29 March 2010
stealing a march
It seems that March has stolen a march on me. Here we are in the last few days and I haven't got round to recording progress on the plot, discoveries and outings for ages. I shouldn't be surprised really because I have found time quite slippery since I stopped working. I thought I would get much more done, but it turns out that everyday errands, take me much more time than when I fitted them in around the working day. Journeys to work, ostensibly crowded with people, actually provided the time to observe or think about what I needed to do during the day; the journey home provided a space to relax. Even without rushing, I used to be able to make breakfast, prepare a packed lunch, put on the bread and get the washing on the line before I went to work. Now it can take me two hours.
This bending of time perplexed me so much that I began to record what I did in 15 minute blocks - nothing like a good bit of evidence gathering before making policy changes. I found first that too much time was spent "tidying". Things I would have ignored (because I could not see them when I was out of the house) bothered me, so, for example, there was a lot of moving piles of laundry around the house instead of piling it all up in the airing cupboard out of sight and emptying it only when there was no room to stuff any more in. There was also a certain amount of organising my time around the radio - oh, I'll just wait until the end of this programme - instead of getting on. Listen Again has sorted that out. I also registered with the telephone preference service to put a stop to the endless marketing calls I was getting from people who were just doing their job, but driving me nuts.
After these fairly simply changes, I had to face up too to a complete lapse of managerial competence. The mental list of things I did want to do was too long and in parallel with that, I underestimated the amount of time that stuff would take. It's not as if I didn't know this already after years working, I just somehow imagined that because I had more time, time would actually last longer. I had either forgotten how to prioritise or, perhaps more to the point, had no priorities because I thought I didn't want or need them any more. This was meant to be a time when I could spend more time doing what I wanted, but instead was turning into a time when I didn't know what I wanted. So I have reinstated a written to do list adopting the rules, especially rule 2, in this Oliver Burkeman article. I am an avid reader of Mr B. His short articles must have saved me years of reading works on self improvement. Heaven help me, I have even started writing shopping lists and adopting a haphazard kind of meal planning. (And thanks to Felix for such inspiring and entertaining posts on her own imaginative meal planning and productivity)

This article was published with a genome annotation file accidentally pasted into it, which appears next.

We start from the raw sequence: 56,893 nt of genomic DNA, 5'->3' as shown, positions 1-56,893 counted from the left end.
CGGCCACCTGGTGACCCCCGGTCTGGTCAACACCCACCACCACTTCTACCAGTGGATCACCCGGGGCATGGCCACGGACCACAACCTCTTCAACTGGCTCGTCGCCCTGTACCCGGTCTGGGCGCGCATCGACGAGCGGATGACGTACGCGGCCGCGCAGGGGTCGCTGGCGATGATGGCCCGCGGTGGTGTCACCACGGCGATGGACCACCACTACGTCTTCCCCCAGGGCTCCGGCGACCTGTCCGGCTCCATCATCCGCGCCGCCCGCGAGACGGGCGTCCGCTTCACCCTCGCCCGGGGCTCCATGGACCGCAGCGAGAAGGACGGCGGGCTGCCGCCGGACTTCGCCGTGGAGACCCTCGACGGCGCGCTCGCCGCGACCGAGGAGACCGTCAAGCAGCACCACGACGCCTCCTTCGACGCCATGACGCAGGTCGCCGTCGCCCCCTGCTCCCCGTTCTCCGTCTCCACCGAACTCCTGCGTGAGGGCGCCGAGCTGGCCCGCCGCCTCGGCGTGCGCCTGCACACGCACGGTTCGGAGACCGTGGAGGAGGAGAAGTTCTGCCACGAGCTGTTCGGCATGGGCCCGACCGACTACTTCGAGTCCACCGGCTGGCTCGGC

None of this means that I have become a super efficient automaton. However, without replacing the structure of employment by a rigid timetable, I now feel a little more in control of time. I was interested in listening to Sarah Maitland tonight to hear her talk about living a patterned, rather than a disciplined (for her, spiritual) life. I doubt it's what she had in mind, but cutting ruthlessly, snipping bits, a bit of ease here and there, going against the grain now and then, getting time to fit you where you can. There might be something in it.